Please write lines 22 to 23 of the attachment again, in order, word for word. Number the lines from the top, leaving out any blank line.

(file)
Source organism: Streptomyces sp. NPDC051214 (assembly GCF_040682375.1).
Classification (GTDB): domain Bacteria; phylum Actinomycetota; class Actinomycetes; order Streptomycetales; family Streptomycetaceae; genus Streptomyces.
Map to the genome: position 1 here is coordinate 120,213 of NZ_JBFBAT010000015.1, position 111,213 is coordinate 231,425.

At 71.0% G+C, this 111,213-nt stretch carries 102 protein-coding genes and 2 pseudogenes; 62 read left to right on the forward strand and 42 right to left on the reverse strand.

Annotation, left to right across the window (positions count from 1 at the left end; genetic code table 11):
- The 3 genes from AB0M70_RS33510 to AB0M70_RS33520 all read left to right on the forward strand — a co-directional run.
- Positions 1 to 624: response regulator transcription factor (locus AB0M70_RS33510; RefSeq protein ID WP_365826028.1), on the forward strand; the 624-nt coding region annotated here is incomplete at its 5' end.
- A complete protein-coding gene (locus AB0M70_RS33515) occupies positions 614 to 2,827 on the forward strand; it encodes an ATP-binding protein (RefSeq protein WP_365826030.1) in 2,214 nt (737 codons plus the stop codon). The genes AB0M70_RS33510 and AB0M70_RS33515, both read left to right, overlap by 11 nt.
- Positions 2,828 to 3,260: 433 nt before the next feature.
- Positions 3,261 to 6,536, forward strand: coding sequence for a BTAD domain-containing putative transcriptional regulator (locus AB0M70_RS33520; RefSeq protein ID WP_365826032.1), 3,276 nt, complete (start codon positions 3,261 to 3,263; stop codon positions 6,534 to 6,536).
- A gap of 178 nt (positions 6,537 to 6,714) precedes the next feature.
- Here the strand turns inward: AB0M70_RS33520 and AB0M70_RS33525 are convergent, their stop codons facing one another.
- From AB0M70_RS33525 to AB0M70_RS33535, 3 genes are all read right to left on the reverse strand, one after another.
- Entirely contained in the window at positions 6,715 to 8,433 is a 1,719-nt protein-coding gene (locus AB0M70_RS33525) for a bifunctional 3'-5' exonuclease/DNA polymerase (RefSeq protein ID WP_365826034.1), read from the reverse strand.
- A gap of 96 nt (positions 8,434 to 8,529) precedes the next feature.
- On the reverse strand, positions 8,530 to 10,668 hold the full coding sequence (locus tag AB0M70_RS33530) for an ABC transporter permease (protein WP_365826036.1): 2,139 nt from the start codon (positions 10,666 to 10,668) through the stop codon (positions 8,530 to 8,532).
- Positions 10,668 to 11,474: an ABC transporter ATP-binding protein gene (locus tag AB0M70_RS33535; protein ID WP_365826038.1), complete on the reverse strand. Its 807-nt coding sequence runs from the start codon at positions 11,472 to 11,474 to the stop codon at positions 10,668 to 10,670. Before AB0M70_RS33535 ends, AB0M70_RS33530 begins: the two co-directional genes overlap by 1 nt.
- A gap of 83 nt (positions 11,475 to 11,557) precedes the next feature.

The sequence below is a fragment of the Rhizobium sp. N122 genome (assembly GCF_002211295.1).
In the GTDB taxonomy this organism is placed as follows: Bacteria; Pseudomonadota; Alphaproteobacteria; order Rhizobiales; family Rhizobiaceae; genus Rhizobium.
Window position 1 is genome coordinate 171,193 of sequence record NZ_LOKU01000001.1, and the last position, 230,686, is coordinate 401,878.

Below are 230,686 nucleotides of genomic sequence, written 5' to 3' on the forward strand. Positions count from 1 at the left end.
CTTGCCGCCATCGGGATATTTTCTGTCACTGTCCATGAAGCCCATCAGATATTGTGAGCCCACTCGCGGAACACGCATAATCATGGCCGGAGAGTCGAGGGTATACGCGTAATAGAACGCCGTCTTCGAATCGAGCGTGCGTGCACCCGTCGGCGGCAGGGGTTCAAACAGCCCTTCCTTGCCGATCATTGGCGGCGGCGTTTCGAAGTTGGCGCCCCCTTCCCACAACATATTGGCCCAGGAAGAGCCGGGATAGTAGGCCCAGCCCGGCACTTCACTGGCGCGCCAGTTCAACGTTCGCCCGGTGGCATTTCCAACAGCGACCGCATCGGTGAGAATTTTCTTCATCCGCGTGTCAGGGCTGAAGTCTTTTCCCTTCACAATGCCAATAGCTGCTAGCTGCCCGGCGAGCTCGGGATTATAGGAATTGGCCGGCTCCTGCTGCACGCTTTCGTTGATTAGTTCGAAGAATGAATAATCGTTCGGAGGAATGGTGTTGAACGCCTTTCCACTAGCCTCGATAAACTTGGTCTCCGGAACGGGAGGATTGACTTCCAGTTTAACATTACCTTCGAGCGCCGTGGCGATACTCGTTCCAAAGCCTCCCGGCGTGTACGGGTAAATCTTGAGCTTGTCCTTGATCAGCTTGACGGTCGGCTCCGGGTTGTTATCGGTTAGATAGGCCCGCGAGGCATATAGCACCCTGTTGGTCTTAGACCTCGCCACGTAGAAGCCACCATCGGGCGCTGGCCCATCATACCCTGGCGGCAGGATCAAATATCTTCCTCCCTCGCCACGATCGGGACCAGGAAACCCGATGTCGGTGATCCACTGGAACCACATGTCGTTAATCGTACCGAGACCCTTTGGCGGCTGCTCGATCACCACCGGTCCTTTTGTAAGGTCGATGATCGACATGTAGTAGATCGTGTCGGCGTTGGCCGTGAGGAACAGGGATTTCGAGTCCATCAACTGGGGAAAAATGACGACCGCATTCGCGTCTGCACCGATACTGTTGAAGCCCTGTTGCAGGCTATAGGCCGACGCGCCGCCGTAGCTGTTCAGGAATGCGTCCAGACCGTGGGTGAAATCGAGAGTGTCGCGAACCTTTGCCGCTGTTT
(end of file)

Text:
Below are 230,686 nucleotides of genomic sequence, written 5' to 3' on the forward strand. Positions count from 1 at the left end.
CTTGCCGCCATCGGGATATTTTCTGTCACTGTCCATGAAGCCCATCAGATATTGTGAGCCCACTCGCGGAACACGCATAATCATGGCCGGAGAGTCGAGGGTATACGCGTAATAGAACGCCGTCTTCGAATCGAGCGTGCGTGCACCCGTCGGCGGCAGGGGTTCAAACAGCCCTTCCTTGCCGATCATTGGCGGCGGCGTTTCGAAGTTGGCGCCCCCTTCCCACAACATATTGGCCCAGGAAGAGCCGGGATAGTAGGCCCAGCCCGGCACTTCACTGGCGCGCCAGTTCAACGTTCGCCCGGTGGCATTTCCAACAGCGACCGCATCGGTGAGAATTTTCTTCATCCGCGTGTCAGGGCTGAAGTCTTTTCCCTTCACAATGCCAATAGCTGCTAGCTGCCCGGCGAGCTCGGGATTATAGGAATTGGCCGGCTCCTGCTGCACGCTTTCGTTGATTAGTTCGAAGAATGAATAATCGTTCGGAGGAATGGTGTTGAACGCCTTTCCACTAGCCTCGATAAACTTGGTCTCCGGAACGGGAGGATTGACTTCCAGTTTAACATTACCTTCGAGCGCCGTGGCGATACTCGTTCCAAAGCCTCCCGGCGTGTACGGGTAAATCTTGAGCTTGTCCTTGATCAGCTTGACGGTCGGCTCCGGGTTGTTATCGGTTAGATAGGCCCGCGAGGCATATAGCACCCTGTTGGTCTTAGACCTCGCCACGTAGAAGCCACCATCGGGCGCTGGCCCATCATACCCTGGCGGCAGGATCAAATATCTTCCTCCCTCGCCACGATCGGGACCAGGAAACCCGATGTCGGTGATCCACTGGAACCACATGTCGTTAATCGTACCGAGACCCTTTGGCGGCTGCTCGATCACCACCGGTCCTTTTGTAAGGTCGATGATCGACATGTAGTAGATCGTGTCGGCGTTGGCCGTGAGGAACAGGGATTTCGAGTCCATCAACTGGGGAAAAATGACGACCGCATTCGCGTCTGCACCGATACTGTTGAAGCCCTGTTGCAGGCTATAGGCCGACGCGCCGCCGTAGCTGTTCAGGAATGCGTCCAGACCGTGGGTGAAATCGAGAGTGTCGCGAACCTTTGCCGCTGTTT